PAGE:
But only one blogger reigned supreme and leveraged her vast social network to pull away from the pack in a stunning victory. On the last day of the IWINETC FAM trip, Count Guecello Brugnera announced the winner at Principi di Porcia.
Liza Swift (no relation to Anthony Swift) also known as Brix Chick Liza and publisher of the Brix Chicks blog, was awarded the grand prize, a magnum of Torre Colombera –a blend of Merlot, Cabernet Franc, and Refosco Dal Peduncolo Rosso. The label for Torre Colombera depicts the tower known as the Colmbera of the Castello di Porcia that housed carrier pigeons, the original messengers—precursors of modern day tweeters and appropriately awarded to the top tweeter on twitter; Ms. Swift.
In second place Ms. Melba Allen, of Wine Profilers, was honored for her good work with a copy of Nonna Marcella’s Cookbook from Goretti Winery in Umbria and presented by Chiara Tuppy of Strada del Vino e Sapori Fruili Venezia Guilia.
Liza Swift basks in the golden glow of victory!
IWINETC 2014 will be held in Georgia from 21 – 22 March
Traversing the winding roads from Spilimbergo to the Farm at Azzano Decimo, one passes many vineyards and small towns. The vineyards, still asleep, look naked next to the bright green grasses refreshed from a day of steady rain. Disembarking from the bus, our group was immediately greeted and offered Prosciutto and a glass of Lison, a Friulano.
Our first late afternoon stop was Principi di Porcia the name of the winery at the Farm at Azzano Decimo. We quickly learned that there is more than one type of fermentation occurring at the farm. The milk from the cows is used in cheese production. The cow manure is collected and fermented to produce methane. This in turn is used to create energy used to power the farm including the winery. There is sufficient energy left over to provide power to 3,000 residents.
After a return to the tasting area, we tasted four more wines and listened to a presentation by Count Guecello outlining the many businesses that are part of the company that includes the vineyards/winery, energy production from renewable resources and many others. The wines tasted included a Sauvignon, Pinot Grigio, Verduzzo Friulano and a red blend called Torre Colombera (the tower of the pigeons) a title referring to messages carried by pigeons in the middle ages. Think of it as the Twitter of the Middle Ages. During our wine tasting a magnum of wine was presented to fellow writer/blogger Liza Swift who was this year’s winner of the retweet contest.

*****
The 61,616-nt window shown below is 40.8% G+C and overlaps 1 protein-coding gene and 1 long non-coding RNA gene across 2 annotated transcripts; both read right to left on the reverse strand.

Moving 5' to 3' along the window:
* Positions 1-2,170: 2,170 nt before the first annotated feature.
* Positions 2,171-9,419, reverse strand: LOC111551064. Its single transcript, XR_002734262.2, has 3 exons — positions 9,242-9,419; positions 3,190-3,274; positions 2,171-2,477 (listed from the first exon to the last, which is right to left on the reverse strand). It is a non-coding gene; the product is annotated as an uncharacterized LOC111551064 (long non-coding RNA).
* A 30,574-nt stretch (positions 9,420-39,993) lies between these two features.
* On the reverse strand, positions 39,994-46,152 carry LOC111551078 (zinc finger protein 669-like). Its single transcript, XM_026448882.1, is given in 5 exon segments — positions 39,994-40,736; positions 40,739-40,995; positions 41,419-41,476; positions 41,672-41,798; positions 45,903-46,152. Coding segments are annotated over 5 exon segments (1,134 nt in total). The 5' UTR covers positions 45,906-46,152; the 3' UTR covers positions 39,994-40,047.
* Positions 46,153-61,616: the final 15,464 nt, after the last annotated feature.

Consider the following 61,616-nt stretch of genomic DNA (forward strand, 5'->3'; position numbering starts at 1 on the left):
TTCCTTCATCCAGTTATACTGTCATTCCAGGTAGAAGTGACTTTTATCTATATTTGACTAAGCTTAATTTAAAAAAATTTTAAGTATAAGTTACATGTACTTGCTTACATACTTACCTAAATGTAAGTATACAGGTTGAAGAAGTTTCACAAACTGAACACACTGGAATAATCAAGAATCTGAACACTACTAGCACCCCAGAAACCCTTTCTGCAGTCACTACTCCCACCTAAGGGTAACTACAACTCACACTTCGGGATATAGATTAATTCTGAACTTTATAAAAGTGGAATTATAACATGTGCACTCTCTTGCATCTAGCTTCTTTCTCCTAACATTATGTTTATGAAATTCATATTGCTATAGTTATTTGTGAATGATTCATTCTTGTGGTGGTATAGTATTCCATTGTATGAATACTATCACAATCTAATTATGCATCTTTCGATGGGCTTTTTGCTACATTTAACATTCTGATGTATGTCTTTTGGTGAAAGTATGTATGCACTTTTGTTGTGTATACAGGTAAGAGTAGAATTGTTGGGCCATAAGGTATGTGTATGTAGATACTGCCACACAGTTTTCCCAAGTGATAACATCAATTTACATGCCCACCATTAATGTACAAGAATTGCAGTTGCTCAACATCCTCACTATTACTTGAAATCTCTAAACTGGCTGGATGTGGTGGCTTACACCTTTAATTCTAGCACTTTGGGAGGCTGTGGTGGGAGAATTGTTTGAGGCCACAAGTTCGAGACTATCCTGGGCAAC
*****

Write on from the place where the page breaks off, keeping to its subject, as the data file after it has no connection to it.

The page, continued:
After our winery visit we headed to our final dinner together at Trattoria Cavour. San Simone Winery provided the evening’s wines and Anna and her husband Antonio of San Simone were at dinner to discuss the wines. The dinner was excellent and comments included dieting on returning home. The media FAM group was somewhat tired after an intense week at the International Wine Tourism Conference in Zagreb and traveling to wineries in the Friuli area of Italy. Our trip to Friuli is one to be cherished for many years and we appreciate the hard work the organizers and wineries put in presenting the food, wines and friendship of Friuli.
Giuseppe Zoff warns my colleagues and I, “This is better than heaven.” He presents us with a sample of his “special” flavored yogurt produced at his farm, Azienda Agricola Zoff, in the town of Cormons in the Friuli-Venezia Giulia (Friuli as most refer to it) region of Northeast Italy.
“But you must first guess what it is”.
We begin to make our guesses, “Apricot?”
“No,” says Laura, Giuseppe’s daughter who is also a part of the family business.
“Caramel,” I suspected.
“No, but you are getting close”.
“Vanilla!?” exclaims another.
“Ahhhh,” he says with a grin as he finally reveals the mystery item as a Dolce de Leche flavored yogurt, which turned out to be one of the highlights of our visit to this third generation farm owned and operated by the Zoff family.
The property is home to 60 Pezzata Rossa Italian cows where their milk is used to produce yogurts and several types of cheese, including; Ricotta, Latteria, Mozzarella, Caciotta (plain and also several herb covered variations), as well as other products available for purchase in their quaint shop.
The surroundings were rustic yet comfortable. But it was the family philosophy that resonated most with me during our visit. Their production methods are all natural, with no additives or chemicals ever used — this includes their practices on the farm and what they feed the cows, which is a mix of dry grass, herbs, and fresh corn, all produced on site. They milk the cows half as often as a typical Holstein cow (approx 20 liters a day vs 50+ liters) and provide them with all natural feed, which creates milk with a higher fat content resulting in a more rich and flavorful milk. Everything is as close to nature as you can get here, and it shows in the flavor of their dairy products.